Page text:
• Your so very welcome Rianna, how are you feeling this morning? Are you ready to put just one foot in front of other (or wheel, sorry couldn't resist, but you did say us Lupies were funny :)) Sending one massive virtual hug your way which I hope envelopes you for the whole of the weekend. Stay strong, because you are stronger than you realise.

  • My heart breaks for you! Losing my mobility and going from athlete and dancer to someone who can't even do her own dishes and who hobbles down the block has made me breaking down crying on more times than I can count. Not being able to move and, like you said, having to pretend in public like nothing's wrong just plain sucks!

    Big hug and know that we're here for you. And, LOVE rocking the shades and the hats. I've decided that buying lots of fun hats is a least one upside to all of this ;)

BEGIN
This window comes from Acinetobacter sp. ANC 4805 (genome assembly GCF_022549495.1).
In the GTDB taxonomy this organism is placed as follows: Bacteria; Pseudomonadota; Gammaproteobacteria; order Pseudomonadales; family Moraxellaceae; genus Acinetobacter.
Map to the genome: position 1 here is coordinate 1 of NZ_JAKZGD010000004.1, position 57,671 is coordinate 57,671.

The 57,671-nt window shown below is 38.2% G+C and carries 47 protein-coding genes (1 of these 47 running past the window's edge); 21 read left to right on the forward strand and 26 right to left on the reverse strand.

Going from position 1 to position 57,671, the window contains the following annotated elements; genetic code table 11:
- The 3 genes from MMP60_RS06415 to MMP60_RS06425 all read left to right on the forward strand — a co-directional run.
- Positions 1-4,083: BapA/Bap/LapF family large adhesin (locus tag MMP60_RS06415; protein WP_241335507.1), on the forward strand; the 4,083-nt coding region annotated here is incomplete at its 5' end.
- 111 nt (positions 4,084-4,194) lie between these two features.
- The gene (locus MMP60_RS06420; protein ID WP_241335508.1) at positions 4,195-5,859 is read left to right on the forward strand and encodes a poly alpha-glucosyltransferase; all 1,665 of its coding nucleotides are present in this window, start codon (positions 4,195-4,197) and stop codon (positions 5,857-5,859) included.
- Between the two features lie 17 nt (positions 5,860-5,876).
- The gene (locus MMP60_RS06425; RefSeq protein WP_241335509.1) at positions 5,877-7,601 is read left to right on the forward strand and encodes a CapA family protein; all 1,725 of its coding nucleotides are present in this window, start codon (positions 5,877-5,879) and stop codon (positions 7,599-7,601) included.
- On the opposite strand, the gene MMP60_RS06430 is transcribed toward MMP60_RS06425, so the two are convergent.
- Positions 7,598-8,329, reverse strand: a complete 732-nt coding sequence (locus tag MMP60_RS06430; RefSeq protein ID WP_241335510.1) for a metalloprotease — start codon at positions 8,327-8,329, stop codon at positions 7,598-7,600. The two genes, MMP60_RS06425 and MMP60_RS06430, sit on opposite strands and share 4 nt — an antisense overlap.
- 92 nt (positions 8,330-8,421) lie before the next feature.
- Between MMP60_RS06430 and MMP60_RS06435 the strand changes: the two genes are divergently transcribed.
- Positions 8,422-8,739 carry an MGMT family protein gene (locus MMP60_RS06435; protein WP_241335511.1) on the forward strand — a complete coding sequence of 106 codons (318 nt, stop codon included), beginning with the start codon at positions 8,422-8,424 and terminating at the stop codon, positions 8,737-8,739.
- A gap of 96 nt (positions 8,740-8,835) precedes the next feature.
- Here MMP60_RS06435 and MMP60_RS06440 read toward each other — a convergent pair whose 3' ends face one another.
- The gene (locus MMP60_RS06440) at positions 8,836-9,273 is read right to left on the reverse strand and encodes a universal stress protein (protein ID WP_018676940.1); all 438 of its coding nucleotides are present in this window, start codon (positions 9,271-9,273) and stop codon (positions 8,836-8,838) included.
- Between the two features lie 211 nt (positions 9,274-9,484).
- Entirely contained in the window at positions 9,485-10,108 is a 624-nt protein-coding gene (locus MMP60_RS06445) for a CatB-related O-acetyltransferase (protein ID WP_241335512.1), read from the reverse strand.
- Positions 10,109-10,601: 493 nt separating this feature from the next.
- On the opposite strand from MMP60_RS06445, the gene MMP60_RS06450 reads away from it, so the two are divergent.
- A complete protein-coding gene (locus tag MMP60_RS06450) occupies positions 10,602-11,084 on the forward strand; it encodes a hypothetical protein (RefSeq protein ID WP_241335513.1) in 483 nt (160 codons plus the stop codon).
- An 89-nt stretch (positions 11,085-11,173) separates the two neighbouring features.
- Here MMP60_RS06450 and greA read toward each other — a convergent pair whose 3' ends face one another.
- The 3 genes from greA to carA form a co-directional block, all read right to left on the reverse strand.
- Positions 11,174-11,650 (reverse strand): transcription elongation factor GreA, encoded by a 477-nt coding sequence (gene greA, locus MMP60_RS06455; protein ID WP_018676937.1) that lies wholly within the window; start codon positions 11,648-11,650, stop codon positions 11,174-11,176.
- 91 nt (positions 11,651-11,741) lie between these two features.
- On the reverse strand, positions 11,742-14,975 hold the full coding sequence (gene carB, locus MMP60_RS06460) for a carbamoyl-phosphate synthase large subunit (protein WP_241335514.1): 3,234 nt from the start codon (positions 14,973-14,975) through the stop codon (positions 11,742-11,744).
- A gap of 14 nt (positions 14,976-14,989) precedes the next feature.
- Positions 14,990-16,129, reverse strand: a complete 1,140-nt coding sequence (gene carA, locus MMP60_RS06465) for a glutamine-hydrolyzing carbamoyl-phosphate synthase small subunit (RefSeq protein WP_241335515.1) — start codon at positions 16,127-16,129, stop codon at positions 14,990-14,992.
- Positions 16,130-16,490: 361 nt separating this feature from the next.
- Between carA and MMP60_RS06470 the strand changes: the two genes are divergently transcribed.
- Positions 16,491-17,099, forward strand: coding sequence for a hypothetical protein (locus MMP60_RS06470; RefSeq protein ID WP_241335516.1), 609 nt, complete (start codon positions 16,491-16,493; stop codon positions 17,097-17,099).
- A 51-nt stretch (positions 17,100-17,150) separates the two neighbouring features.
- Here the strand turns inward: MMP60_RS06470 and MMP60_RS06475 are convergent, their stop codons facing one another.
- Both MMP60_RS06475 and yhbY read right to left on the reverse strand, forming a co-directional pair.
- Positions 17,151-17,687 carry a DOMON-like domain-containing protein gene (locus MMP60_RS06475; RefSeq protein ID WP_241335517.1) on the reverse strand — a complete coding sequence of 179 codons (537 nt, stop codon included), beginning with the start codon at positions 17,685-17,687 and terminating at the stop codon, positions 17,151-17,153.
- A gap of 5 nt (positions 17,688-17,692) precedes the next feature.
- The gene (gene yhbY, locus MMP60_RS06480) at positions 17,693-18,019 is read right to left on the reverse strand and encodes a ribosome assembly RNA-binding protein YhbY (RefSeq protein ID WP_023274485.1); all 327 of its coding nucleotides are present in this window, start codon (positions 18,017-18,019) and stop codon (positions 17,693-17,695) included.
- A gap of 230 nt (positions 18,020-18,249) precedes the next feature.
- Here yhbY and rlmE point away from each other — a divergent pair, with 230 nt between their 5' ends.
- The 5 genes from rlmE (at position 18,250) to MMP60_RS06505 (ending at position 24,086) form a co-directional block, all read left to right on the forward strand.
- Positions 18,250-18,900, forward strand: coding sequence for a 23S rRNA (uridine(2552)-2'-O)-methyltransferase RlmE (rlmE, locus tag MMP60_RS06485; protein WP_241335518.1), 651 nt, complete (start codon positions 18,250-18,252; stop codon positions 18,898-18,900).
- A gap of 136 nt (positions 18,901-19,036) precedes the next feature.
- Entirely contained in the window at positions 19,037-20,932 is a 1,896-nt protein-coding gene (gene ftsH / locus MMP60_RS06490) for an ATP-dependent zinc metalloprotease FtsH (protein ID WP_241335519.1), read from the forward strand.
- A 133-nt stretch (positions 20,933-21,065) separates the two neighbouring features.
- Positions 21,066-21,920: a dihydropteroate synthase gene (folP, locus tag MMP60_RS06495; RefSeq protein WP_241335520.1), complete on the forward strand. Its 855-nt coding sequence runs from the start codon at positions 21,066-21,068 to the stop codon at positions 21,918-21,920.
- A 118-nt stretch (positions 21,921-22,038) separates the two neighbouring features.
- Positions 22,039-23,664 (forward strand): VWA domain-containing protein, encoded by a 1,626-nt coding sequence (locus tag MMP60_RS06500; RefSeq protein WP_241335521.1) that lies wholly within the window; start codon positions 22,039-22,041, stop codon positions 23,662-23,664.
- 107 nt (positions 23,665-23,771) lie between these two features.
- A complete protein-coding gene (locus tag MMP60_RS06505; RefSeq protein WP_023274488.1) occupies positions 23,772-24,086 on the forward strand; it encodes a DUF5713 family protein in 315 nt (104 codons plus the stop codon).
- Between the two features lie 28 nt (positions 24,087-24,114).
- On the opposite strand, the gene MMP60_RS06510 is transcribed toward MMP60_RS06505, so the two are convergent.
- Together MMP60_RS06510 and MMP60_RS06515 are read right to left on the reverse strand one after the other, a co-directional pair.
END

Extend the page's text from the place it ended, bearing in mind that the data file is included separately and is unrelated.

• Well, I am back from Spain and had a WONDERFUL TIME, still sick as a dog and Of course I did not go in the sun but to open the blinds and see the sun every day was heart lifting. My symptoms did not change but the lifestyle is so good for me I changed when I go there. I spend the morning chilling then getting ready for Long Lunches and chose restaurants with umbrellas/total black out blinds. I rocked up on my new white Genie Solax scooter that everyone loved and talked about as it is like a transformer as it folds down on its own.

    I had a trendy little Block out umberella, wore big hats and spent time every day having Menu Del Dia and a Big glass of Wine

    So thanks everyone for your support as I am so comfortable using the scooter now I cause chaos and everyone loved this crazy women from essex, bombing around Puerto Mazarron on her trendy scooter.

    Oh and to top it all off we found the house of our dreams after a 2 year search so we can spend even more having the lifestyle that we want - I have to say that i realise now that the sunny days and relaxed lifestyle defo improves my well being :-)

You may also like...